The reason is simple: during my journey, I got the inspiration for the design. During my travel, the roads are not always easy to walk, so with these boots, you can go wherever you want to go and stay fashionable. The boots are lightweight, easy to walk in and unisex.

Did you already have the RINKAN BOOT in mind when you received this offer to collaborate?

No, there were numerous candidates, and I debated over and over again before finally reaching this decision.

Are there any special points about the process to which you particularly paid attention?

For the leather, I used pigskin. I really like its feel, and even if it gets discolored, it looks great. I also want the owner to be able to wear them for a long time. If I compare life to a journey: a good trip begets a good heart. In that sense, I requested the use of high quality materials. And here (heel section), I asked them to add rubber, which was not attached to the original model. I also asked them to print “GFWD (Go Forward)” on the outsole, make its design in a slightly higher cut, and include three different pairs of laces.

What is the reason behind providing three types of laces?

Simply because customization is more fun, and the preference differs with each person. Also, reflective materials are used here, and they shine with the light.

You mentioned that you hope each wearer will put their own original color on the sneaker. Is your hope that these all-white boots are worn ruggedly and aggressively?

I would say these boots are 95% complete — I want the wearer to add the other 5%. Use it as your companion and bring it to the various places of your travels.

What difficulties did you face when designing these boots?

Everything is unknown. I started designing under conditions where I didn’t know anything. As a performer, I’m usually seen as a “product,” so I’m used to being part of the process. In commonality with that, I had to now oversee the process, and is something I wish I could more easily express. Only supported by the passion of the staff at Onitsuka Tiger, could I then reach this end point — something I could not achieve alone.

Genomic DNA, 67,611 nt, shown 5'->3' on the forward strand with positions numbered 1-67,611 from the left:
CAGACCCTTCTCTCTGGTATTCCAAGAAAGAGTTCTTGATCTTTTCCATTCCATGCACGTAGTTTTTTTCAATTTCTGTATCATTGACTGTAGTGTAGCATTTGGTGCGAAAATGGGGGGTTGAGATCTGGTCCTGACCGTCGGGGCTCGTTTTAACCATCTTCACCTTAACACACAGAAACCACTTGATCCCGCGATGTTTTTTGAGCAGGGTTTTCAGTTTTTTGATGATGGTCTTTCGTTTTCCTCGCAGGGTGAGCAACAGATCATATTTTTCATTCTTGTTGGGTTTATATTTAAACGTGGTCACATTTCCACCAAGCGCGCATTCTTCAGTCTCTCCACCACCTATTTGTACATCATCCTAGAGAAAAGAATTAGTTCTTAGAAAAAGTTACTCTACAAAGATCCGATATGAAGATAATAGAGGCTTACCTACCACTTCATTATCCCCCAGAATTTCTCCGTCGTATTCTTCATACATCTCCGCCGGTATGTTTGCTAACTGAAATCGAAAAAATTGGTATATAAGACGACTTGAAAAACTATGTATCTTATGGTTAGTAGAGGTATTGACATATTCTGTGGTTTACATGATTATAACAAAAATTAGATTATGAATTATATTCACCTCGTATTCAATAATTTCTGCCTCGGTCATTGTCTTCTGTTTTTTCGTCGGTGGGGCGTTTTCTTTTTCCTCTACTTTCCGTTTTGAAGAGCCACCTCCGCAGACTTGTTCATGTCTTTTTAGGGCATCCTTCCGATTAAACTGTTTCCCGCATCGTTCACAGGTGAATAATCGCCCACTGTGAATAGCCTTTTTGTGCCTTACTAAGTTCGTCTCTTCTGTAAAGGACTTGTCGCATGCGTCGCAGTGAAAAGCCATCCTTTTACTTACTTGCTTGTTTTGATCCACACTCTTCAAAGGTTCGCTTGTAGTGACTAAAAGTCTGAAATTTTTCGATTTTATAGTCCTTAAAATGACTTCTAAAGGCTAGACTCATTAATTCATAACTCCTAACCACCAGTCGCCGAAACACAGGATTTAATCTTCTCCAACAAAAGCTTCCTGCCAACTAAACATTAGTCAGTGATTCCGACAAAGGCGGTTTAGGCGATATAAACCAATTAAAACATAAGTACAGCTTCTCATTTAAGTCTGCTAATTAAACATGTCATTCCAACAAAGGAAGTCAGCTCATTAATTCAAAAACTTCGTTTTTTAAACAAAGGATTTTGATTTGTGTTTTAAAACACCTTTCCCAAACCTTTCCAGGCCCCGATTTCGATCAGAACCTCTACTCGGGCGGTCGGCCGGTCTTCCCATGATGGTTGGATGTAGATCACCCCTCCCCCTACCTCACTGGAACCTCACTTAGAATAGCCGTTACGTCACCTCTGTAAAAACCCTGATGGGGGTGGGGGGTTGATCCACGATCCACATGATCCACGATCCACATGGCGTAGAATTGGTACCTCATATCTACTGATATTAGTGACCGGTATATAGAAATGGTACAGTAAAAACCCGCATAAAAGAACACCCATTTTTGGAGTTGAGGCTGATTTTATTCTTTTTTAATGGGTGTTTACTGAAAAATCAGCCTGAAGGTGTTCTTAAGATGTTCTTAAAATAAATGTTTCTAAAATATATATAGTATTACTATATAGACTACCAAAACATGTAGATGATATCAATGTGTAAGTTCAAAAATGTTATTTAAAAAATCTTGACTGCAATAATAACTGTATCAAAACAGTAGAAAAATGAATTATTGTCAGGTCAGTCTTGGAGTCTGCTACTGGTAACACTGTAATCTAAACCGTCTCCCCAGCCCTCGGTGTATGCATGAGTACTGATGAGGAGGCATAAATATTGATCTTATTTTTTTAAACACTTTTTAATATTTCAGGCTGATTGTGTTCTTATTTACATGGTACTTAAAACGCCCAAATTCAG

How long did it take to complete this project?

The first time that we talked about this was probably about half a year ago, and is something that also is bound by timing: I could only do this now, I could not have done it before, and I may not be able to do it in the future.

From Moncler Genius to Onitsuka Tiger, do you plan on being more involved in the fashion scene?

If given the chance, yes I would like to be. This was also an encounter or a connection that I don’t want to lose desire in.

Is there any designer or artist that you want to collaborate with in the fashion field in the future?

I’m an amateur when it comes to fashion, but if someone asked me to collaborate, I would accept the challenge. I also hope that the relationship with Onitsuka Tiger will continue for a long time, and not be a one-off event.

I think I’m very blessed that I had a chance to talk directly with Fujiwara-san and the designers. Fashion is a long process. There is a lot of thought-out passion, so now I wear it not only because it’s visually cool, but also because it reminds me about the process that produced it. In that sense, I hope to always be part of this.